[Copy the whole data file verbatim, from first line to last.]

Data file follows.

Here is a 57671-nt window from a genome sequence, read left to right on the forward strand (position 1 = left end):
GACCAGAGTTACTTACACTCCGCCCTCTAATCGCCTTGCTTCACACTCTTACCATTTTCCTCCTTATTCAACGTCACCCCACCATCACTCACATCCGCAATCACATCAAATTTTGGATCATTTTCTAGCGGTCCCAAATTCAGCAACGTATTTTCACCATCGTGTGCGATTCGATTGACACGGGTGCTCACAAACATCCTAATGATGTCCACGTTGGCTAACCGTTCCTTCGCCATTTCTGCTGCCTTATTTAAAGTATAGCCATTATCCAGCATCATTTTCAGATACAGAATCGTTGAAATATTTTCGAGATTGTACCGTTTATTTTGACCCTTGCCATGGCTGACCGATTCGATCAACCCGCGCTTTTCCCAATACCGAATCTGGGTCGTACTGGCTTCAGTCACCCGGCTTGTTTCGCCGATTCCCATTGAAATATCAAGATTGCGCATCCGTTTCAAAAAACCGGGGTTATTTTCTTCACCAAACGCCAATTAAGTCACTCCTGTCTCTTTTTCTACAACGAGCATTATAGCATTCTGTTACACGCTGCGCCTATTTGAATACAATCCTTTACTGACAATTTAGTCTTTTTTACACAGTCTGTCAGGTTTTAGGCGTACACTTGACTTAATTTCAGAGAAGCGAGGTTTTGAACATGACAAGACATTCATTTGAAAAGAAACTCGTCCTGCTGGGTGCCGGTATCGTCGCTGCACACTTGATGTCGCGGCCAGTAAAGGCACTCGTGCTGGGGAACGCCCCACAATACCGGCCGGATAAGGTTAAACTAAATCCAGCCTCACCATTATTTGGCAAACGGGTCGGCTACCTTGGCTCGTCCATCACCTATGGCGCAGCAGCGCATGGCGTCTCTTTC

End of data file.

Here is a 57671-nt window from a genome sequence, read left to right on the forward strand (position 1 = left end):
GACCAGAGTTACTTACACTCCGCCCTCTAATCGCCTTGCTTCACACTCTTACCATTTTCCTCCTTATTCAACGTCACCCCACCATCACTCACATCCGCAATCACATCAAATTTTGGATCATTTTCTAGCGGTCCCAAATTCAGCAACGTATTTTCACCATCGTGTGCGATTCGATTGACACGGGTGCTCACAAACATCCTAATGATGTCCACGTTGGCTAACCGTTCCTTCGCCATTTCTGCTGCCTTATTTAAAGTATAGCCATTATCCAGCATCATTTTCAGATACAGAATCGTTGAAATATTTTCGAGATTGTACCGTTTATTTTGACCCTTGCCATGGCTGACCGATTCGATCAACCCGCGCTTTTCCCAATACCGAATCTGGGTCGTACTGGCTTCAGTCACCCGGCTTGTTTCGCCGATTCCCATTGAAATATCAAGATTGCGCATCCGTTTCAAAAAACCGGGGTTATTTTCTTCACCAAACGCCAATTAAGTCACTCCTGTCTCTTTTTCTACAACGAGCATTATAGCATTCTGTTACACGCTGCGCCTATTTGAATACAATCCTTTACTGACAATTTAGTCTTTTTTACACAGTCTGTCAGGTTTTAGGCGTACACTTGACTTAATTTCAGAGAAGCGAGGTTTTGAACATGACAAGACATTCATTTGAAAAGAAACTCGTCCTGCTGGGTGCCGGTATCGTCGCTGCACACTTGATGTCGCGGCCAGTAAAGGCACTCGTGCTGGGGAACGCCCCACAATACCGGCCGGATAAGGTTAAACTAAATCCAGCCTCACCATTATTTGGCAAACGGGTCGGCTACCTTGGCTCGTCCATCACCTATGGCGCAGCAGCGCATGGCGTCTCTTTC